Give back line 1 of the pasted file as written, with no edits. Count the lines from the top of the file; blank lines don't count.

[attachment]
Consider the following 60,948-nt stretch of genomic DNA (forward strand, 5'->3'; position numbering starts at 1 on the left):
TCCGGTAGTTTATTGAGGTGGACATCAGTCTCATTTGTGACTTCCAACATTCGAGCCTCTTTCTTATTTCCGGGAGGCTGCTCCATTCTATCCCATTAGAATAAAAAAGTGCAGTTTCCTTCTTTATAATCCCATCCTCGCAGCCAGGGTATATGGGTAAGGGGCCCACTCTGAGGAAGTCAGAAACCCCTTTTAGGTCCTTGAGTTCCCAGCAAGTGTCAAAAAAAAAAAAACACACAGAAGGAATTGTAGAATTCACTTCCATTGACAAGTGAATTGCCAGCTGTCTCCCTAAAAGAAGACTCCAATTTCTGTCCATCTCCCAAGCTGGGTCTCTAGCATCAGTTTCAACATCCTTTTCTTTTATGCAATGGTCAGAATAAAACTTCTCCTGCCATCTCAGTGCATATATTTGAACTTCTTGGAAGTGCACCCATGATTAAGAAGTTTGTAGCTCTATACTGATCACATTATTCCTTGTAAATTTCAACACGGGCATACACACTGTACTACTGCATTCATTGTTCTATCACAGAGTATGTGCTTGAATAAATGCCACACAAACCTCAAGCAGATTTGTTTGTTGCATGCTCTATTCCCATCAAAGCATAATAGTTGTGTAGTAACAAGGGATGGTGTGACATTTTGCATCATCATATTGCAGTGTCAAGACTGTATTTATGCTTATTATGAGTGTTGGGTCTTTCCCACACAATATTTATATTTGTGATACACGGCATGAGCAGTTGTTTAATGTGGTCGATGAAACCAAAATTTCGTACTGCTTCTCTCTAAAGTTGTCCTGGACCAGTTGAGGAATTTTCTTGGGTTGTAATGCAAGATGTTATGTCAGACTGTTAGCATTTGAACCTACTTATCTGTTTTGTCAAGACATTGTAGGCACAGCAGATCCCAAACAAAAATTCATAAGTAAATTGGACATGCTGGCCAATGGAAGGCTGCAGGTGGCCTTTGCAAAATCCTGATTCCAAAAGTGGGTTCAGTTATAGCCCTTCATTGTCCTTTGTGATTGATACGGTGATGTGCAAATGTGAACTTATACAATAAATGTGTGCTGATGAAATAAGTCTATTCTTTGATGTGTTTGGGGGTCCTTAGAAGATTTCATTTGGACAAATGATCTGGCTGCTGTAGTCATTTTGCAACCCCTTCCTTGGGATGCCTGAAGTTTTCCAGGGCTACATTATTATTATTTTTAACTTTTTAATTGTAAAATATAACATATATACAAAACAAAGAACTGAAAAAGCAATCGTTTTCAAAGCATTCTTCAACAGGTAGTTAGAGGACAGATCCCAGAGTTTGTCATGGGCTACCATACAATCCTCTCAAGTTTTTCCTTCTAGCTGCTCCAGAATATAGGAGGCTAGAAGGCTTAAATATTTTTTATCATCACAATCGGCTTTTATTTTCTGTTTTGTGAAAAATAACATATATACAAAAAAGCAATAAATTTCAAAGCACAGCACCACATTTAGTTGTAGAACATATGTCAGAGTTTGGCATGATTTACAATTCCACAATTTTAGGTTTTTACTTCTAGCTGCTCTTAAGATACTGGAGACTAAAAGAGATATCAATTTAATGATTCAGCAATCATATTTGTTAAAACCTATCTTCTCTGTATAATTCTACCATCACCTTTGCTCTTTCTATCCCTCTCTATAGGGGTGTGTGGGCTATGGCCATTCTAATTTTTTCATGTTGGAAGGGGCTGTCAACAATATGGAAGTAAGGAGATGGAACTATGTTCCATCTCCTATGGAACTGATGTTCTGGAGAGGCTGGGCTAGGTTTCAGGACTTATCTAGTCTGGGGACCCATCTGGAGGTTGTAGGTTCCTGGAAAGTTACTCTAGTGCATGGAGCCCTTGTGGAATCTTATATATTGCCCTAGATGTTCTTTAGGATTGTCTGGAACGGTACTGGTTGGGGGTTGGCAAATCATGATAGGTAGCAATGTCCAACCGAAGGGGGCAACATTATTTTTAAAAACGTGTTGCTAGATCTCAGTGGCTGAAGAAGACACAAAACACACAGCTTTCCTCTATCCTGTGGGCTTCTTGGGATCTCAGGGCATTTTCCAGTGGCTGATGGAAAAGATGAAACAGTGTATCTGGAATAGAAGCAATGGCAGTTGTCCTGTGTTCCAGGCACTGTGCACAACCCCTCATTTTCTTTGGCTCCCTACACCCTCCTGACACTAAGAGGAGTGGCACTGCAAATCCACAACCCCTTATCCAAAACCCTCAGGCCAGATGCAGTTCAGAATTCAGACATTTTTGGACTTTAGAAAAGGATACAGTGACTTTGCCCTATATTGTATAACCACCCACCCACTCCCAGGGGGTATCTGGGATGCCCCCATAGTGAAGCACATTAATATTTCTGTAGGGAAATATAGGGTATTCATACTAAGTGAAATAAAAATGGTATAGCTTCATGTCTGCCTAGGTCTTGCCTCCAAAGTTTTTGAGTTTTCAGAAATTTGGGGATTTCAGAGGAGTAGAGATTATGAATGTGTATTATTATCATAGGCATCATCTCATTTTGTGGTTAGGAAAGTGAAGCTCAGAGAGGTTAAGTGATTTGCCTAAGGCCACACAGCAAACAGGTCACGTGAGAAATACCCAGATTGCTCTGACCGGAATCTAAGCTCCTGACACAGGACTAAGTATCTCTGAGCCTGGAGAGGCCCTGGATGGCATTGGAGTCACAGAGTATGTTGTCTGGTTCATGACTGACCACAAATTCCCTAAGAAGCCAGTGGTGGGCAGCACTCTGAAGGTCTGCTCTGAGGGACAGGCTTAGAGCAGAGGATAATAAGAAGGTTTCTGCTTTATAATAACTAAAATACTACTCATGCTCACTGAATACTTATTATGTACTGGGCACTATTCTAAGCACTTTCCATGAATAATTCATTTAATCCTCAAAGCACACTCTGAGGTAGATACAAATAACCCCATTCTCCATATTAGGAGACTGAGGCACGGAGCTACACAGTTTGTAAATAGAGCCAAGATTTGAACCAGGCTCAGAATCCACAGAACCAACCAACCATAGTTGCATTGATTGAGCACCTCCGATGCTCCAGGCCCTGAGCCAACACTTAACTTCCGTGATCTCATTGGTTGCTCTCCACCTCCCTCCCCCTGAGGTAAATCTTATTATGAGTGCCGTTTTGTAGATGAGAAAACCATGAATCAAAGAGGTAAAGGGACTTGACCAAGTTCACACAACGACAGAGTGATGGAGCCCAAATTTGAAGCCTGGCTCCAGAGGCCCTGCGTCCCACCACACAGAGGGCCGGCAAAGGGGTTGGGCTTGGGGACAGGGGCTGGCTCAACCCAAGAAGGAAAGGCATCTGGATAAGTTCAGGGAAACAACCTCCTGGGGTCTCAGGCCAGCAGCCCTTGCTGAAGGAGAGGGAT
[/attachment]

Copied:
Consider the following 60,948-nt stretch of genomic DNA (forward strand, 5'->3'; position numbering starts at 1 on the left):